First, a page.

Bandigas, because she had to accompany her brother to the Commission on
Immigration, and Somebang because of economic reasons. Petitioner did not appeal
from this ruling. Hence, he is bound by the factual findings of the CSC and the appellate
court.
WHEREFORE, the decision, dated September 3, 1996, as amended by the
resolutions, dated July 15, 1997 and October 6, 1997, of the Court of Appeals, is hereby
AFFIRMED with the MODIFICATION that the award of salaries to private respondents
shall be computed from the time of their dismissal/suspension by the Department of
Education, Culture, and Sports until their actual reinstatement, for a period not
exceeding five years.
SO ORDERED.
Romero, Bellosillo, Vitug, Kapunan, Quisumbing, Purisima, and Gonzaga-Reyes,
JJ., concur.
Davide, C.J., concurs in the result and subject to the modification expressed in the
separate opinion of Justice Panganiban.
Panganiban, J., please see separate opinion.
Puno, Pardo, Buena, and Ynares-Santiago, join Justice Panganiban's separate
opinion.
Melo, J., in the result.


REPUBLIC OF THE PHILIPPINES, REPRESENTED BY ENERGY
REGULATORY BOARD, petitioner, vs. MANILA ELECTRIC
COMPANY, respondent.
[G.R. No. 141369. April 9, 2003]
LAWYERS AGAINST MONOPOLY AND POVERTY (LAMP) consisting of
CEFERINO PADUA, Chairman, G. FULTON ACOSTA, GALILEO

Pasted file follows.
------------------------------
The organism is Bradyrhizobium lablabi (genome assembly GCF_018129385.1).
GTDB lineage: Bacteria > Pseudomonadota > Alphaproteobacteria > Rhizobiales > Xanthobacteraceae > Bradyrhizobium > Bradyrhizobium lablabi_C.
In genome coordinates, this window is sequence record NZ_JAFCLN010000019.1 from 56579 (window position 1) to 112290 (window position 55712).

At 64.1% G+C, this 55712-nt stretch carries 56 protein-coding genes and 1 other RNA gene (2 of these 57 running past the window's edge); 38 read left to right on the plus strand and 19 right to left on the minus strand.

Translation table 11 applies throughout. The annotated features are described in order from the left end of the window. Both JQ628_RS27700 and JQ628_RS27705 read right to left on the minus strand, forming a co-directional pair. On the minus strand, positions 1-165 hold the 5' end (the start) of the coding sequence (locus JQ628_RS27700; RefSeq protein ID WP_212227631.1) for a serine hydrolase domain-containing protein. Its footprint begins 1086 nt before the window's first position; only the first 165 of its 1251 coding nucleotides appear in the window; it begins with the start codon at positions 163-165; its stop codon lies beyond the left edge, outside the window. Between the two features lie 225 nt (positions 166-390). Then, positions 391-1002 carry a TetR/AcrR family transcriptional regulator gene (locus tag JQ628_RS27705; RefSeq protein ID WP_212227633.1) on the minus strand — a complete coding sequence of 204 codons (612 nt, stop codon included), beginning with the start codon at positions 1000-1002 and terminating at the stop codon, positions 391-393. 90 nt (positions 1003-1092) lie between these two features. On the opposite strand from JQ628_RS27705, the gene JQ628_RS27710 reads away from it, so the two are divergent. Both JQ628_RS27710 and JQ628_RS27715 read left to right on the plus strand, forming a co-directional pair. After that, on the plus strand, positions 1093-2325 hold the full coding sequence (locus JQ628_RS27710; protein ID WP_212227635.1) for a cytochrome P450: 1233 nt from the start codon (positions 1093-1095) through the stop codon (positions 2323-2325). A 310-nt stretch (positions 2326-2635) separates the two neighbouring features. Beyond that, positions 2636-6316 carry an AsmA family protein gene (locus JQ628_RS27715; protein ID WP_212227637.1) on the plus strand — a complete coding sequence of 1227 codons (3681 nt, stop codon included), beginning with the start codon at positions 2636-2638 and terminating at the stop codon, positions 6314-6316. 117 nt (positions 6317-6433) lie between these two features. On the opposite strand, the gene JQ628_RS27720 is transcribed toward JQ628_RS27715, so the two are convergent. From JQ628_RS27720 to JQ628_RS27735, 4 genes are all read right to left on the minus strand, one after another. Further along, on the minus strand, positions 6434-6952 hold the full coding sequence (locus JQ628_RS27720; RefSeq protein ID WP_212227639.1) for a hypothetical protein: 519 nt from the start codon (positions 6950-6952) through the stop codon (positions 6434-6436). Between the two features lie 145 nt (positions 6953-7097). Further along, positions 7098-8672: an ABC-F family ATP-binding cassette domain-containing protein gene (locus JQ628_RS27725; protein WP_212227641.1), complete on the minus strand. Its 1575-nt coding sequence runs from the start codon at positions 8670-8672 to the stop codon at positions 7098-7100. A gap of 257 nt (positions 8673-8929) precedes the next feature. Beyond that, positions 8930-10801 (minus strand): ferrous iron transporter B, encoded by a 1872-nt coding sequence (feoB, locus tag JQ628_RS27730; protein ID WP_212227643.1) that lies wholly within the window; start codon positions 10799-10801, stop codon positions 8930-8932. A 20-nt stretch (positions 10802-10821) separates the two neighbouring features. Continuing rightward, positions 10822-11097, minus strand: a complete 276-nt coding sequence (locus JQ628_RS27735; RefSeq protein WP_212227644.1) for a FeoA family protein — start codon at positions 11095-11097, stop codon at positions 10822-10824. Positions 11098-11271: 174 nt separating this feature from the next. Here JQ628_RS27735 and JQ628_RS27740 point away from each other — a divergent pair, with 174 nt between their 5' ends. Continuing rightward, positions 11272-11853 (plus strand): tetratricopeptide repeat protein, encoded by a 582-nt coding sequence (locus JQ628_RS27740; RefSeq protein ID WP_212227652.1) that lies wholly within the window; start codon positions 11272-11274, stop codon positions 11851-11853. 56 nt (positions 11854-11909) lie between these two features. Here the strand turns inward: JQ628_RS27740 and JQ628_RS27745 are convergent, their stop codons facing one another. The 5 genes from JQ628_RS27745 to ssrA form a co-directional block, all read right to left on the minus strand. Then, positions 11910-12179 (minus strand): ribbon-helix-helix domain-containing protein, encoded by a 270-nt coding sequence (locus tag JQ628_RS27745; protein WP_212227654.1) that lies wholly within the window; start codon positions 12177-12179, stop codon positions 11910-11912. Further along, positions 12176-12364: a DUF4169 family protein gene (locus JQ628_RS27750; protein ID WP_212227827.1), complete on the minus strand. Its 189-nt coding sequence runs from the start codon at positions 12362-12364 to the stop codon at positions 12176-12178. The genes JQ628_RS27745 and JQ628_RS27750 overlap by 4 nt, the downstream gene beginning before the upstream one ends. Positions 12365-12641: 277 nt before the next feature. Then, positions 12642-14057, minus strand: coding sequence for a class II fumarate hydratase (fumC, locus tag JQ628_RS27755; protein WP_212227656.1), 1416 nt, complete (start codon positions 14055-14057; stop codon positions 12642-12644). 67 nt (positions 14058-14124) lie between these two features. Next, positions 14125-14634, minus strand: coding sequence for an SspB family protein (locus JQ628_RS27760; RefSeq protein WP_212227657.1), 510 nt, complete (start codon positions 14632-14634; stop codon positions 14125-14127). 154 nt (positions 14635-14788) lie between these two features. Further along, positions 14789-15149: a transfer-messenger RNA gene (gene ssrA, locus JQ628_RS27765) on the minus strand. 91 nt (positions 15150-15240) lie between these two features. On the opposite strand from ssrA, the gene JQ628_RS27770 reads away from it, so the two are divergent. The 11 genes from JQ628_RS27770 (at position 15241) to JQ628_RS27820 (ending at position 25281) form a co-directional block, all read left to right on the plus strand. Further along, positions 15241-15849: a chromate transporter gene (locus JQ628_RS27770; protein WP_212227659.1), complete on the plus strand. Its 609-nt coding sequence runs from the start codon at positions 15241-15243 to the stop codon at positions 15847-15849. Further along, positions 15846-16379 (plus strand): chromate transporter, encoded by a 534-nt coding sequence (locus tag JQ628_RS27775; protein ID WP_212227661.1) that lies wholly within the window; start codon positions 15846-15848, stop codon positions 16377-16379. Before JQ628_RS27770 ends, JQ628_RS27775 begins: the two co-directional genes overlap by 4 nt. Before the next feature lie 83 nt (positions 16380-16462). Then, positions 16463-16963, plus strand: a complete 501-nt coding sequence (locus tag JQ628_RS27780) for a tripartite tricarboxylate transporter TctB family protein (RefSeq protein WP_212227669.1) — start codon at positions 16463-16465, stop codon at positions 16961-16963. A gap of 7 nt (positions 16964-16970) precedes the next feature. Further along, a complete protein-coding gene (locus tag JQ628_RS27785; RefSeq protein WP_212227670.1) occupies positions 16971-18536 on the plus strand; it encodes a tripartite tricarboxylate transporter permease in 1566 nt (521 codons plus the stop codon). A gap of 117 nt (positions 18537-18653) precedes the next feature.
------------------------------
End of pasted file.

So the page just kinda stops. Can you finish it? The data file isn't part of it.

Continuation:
BRION, ANATALIA BUENAVENTURA, PEDRO CASTILLO,
NAPOLEON CORONADO, ROMEO ECHAUZ, FERNANDO GAITE,
ALFREDO DE GUZMAN, ROGELIO KARAGDAG, JR., MA. LUZ
ARZAGA-MENDOZA, ANSBERTO PAREDES, AQUILINO PIMENTEL

Page | 12

III, MARIO REYES, EMMANUEL SANTOS, RUDEGELIO TACORDA,
members, and ROLANDO ARZAGA, Secretary-General, JUSTICE
ABRAHAM SARMIENTO, SENATOR AQUILINO PIMENTEL, JR. and
COMMISSIONER BARTOLOME FERNANDEZ, JR., Board of
Consultants, and Lawyer GENARO LUALHATI, petitioners,
vs. MANILA ELECTRIC COMPANY (MERALCO), respondent.
R E S O L U T I O N
PUNO, J.:
The business and operations of a public utility are imbued with public interest. In a
very real sense, a public utility is engaged in public service-- providing basic
commodities and services indispensable to the interest of the general public. For this
reason, a public utility submits to the regulation of government authorities and
surrenders certain business prerogatives, including the amount of rates that may be
charged by it. It is the imperative duty of the State to interpose its protective power